8

I have 2 integers:

int first= 10;
int second = 20;

and a string representing the operation (one of +, -, /, or *):

String op = "+";

How can I get the result of 10 + 20 in this example?

13

I don't recommend this but is funny. in java6

String op = '+';
int first= 10;
int second = 20;
ScriptEngineManager scm = new ScriptEngineManager();
ScriptEngine jsEngine = scm.getEngineByName("JavaScript");
Integer result = (Integer) jsEngine.eval(first+op+second);

go with the switch, but remember to convert the string operator to char as switch don't works with strings yet.

switch(op.charAt(0)){
    case '+':
        return first + second;
        break;
   // and so on..
3
  • lol didn't know u could import javascript engine :D for the second option: i prefectly know i could use a switch (or an if..) i wanted a more "elegant" method
    – dynamic
    Jan 28 '11 at 22:28
  • how you can return this : return = ; return ||; return +; ?
    – user3402040
    Aug 13 '15 at 16:57
  • i am getting different results when i execute the same code natively Double result = (double) jsEngine.eval("10 + 20 / 12 * 3"); System.out.println(result); Double result2 = (double)(10 + 20 / 12 * 3); System.out.println(result2); Mar 14 '16 at 14:33
6
switch (op.charAt(0)) {
  case '+': return first + second;
  case '-': return first - second;
  // ...
}
2
  • 1
    Clearly OP isn't using a char, but you can use op.charAT(0). Be sure to check length.
    – moinudin
    Jan 28 '11 at 20:55
  • Depending on the situation, it might be easier to use a char instead, but I've updated the answer.
    – rpjohnst
    Jan 28 '11 at 21:01
3

you can try the following code. It's object oriented, quite generic, and you can easily extend it to add new operators, including operators with a different number of arguments:

public abstract class Operator {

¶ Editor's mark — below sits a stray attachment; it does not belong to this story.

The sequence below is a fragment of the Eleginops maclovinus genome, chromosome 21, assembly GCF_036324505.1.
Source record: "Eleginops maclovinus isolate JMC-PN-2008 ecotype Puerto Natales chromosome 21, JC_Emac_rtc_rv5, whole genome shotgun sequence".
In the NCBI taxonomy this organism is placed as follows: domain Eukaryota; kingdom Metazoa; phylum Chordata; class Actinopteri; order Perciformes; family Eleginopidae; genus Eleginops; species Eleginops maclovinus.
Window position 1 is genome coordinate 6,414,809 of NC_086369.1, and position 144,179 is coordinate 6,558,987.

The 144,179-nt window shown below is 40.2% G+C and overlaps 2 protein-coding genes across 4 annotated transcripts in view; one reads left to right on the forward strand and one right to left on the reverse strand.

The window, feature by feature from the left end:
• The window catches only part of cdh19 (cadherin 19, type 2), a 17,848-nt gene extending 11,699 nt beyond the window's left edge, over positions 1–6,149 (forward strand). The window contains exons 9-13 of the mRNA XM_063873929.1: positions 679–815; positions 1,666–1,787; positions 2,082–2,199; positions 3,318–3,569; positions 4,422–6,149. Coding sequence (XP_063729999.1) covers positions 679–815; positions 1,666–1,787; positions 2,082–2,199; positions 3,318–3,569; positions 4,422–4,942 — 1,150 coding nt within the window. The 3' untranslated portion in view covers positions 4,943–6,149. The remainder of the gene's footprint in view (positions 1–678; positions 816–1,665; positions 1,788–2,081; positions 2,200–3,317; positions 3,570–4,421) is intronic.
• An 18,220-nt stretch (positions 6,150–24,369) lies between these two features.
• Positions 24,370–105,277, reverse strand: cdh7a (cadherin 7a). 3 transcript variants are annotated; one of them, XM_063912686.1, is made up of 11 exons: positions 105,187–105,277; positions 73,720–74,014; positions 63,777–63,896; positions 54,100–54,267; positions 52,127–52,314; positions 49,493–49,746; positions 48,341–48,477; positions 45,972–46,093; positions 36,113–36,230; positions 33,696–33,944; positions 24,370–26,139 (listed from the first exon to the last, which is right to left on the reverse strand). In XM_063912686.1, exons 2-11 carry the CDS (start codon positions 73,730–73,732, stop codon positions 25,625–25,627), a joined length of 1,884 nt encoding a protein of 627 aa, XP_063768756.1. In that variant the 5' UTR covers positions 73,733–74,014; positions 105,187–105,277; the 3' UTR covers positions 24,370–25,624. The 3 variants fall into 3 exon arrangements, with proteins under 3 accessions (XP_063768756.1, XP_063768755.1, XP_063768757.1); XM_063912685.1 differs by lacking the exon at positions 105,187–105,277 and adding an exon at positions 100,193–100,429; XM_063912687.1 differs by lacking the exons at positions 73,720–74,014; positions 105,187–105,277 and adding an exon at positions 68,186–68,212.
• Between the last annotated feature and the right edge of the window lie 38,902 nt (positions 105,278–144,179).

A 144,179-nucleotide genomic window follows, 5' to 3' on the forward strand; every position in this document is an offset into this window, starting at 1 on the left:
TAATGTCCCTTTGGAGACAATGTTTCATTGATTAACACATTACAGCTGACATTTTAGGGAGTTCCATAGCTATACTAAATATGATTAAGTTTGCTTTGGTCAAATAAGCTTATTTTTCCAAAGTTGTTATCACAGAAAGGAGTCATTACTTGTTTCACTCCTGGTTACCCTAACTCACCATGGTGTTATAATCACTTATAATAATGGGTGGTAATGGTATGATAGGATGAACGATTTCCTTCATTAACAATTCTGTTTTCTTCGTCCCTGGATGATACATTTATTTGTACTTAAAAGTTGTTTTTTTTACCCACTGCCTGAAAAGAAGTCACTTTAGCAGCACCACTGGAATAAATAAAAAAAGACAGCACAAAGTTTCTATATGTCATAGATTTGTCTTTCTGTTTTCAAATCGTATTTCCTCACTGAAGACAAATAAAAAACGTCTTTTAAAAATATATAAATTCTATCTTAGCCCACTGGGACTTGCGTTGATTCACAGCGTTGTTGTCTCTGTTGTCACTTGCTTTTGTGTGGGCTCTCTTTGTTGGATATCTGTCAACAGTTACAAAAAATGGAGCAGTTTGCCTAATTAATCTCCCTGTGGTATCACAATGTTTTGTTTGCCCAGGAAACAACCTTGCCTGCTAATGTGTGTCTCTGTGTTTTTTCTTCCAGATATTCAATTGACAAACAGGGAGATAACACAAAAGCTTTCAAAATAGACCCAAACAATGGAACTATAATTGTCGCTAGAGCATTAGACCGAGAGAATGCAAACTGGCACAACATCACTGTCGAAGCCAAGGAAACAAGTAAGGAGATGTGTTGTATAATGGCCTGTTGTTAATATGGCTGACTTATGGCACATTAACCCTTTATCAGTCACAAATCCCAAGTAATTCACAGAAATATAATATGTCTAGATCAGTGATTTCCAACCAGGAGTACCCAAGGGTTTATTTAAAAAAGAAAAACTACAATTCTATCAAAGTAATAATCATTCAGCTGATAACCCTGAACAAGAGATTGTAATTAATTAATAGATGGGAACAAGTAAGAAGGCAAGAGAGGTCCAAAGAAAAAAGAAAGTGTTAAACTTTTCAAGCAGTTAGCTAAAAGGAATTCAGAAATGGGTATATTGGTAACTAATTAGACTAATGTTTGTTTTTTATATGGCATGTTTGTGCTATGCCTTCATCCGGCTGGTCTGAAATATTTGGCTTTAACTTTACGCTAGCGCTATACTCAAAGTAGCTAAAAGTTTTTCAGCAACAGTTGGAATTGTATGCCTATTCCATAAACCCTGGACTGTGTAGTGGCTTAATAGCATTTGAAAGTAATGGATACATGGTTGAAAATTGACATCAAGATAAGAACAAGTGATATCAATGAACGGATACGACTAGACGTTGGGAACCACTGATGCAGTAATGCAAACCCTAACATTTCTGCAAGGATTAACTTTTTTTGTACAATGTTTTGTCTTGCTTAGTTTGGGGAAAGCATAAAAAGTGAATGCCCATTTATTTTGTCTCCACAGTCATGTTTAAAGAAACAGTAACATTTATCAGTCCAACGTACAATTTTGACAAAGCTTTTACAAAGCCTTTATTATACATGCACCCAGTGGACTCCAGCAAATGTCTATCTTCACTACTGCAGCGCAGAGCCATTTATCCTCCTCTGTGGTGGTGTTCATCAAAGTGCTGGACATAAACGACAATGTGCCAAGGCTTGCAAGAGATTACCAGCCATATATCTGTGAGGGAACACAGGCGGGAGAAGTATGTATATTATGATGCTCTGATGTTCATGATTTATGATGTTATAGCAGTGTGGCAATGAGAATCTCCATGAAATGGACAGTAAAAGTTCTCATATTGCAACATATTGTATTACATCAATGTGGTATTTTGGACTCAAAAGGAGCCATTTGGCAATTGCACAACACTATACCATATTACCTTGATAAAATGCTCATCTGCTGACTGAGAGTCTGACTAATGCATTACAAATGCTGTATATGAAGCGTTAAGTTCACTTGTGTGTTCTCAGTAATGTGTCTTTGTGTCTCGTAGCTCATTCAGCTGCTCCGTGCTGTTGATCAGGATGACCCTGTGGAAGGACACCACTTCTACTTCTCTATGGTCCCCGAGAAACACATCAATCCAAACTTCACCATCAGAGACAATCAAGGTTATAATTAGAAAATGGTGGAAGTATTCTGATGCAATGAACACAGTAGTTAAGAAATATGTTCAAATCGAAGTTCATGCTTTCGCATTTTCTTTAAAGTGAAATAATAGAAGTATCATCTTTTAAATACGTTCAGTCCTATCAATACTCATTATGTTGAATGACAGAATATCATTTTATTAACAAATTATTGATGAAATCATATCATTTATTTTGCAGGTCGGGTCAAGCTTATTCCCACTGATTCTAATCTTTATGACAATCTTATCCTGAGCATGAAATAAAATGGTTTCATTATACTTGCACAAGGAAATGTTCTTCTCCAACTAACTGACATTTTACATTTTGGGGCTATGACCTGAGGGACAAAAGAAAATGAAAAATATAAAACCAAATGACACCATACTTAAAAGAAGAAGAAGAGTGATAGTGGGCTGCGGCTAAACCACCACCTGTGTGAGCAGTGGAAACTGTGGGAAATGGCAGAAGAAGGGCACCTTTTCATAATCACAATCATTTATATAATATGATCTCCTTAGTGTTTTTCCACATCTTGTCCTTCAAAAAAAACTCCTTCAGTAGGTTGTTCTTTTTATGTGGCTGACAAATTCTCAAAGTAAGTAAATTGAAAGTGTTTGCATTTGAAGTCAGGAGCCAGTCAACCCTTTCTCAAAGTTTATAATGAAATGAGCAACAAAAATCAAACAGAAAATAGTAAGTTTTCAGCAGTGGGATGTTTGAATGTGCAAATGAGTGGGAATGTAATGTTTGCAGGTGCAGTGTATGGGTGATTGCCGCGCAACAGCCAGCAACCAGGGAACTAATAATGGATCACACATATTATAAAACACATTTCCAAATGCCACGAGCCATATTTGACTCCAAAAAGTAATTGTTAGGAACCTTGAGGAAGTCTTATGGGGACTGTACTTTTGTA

public abstract Integer compute(Integer...values);
}

public class Plus extends Operator {
  public Integer compute(Integer...values)   {
    return values[0] + values[1];
  }
}

public class Minus extends Operator {
  public Integer compute(Integer...values)   {
    return values[0] - values[1];
  }
}

public class Multiply extends Operator {
  public Integer compute(Integer...values)   {
    return values[0] * values[1];
  }
}


public class Divide extends Operator {
  public Integer compute(Integer...values)   {
    return values[0] / values[1];
  }
}

Map operatorMap = createOperatorMap();

public Map createOperatorMap() {
  Map<String, Operator> map = new HashMap<String, Operator>();
  map.put("+", new Plus());
  map.put("-", new Minus());
  map.put("*", new Multiply());
  map.put("/", new Divide());
  return map;
}

public int compute(int a, int b, String opString) {
  Operator op = operatorMap.get(opString);
  if (op == null)
    throw new IllegalArgumentException("Unknown operator");
  return op.compute(a, b);
}
3
  • Why Integer... values if all operations are only defined for two arguments? Ant this would be much nicer if it were an enum (probably with an interface). Jan 29 '11 at 12:28
  • using varargs enables extending the application in the future, so you can have additional operators that take zero, one, three arguments, etc..., without having to redesign everything. Anyway, it was intended as an example, it's pretty easy to change the design to just use 2 arguments.
    – Lolo
    Jan 29 '11 at 16:10
  • What's the point of using enums to implement integer operators? I mean, apart from the ability to use them in a "switch" statement, what does it bring?
    – Lolo
    Jan 29 '11 at 16:13
1
public double doMath(int first, int second, char op ){

    switch(op){
    case '+':
        return first + second;
        break;
    case '-':
        return first - second;
        break;
    case '*':
        return first * second;
        break;
    case '/':
        return first / second;
        break;
    default:
        return 0;
    }
}
0
switch(string){
}

(switch on strings)will be allowed in Java7. Now you can switch with char

switch(string.charAt(0)){
    case '+' : ...  
}

as mentioned above

1
  • case '+' is for a char, you probably want double quotes round it! Jan 28 '11 at 21:17

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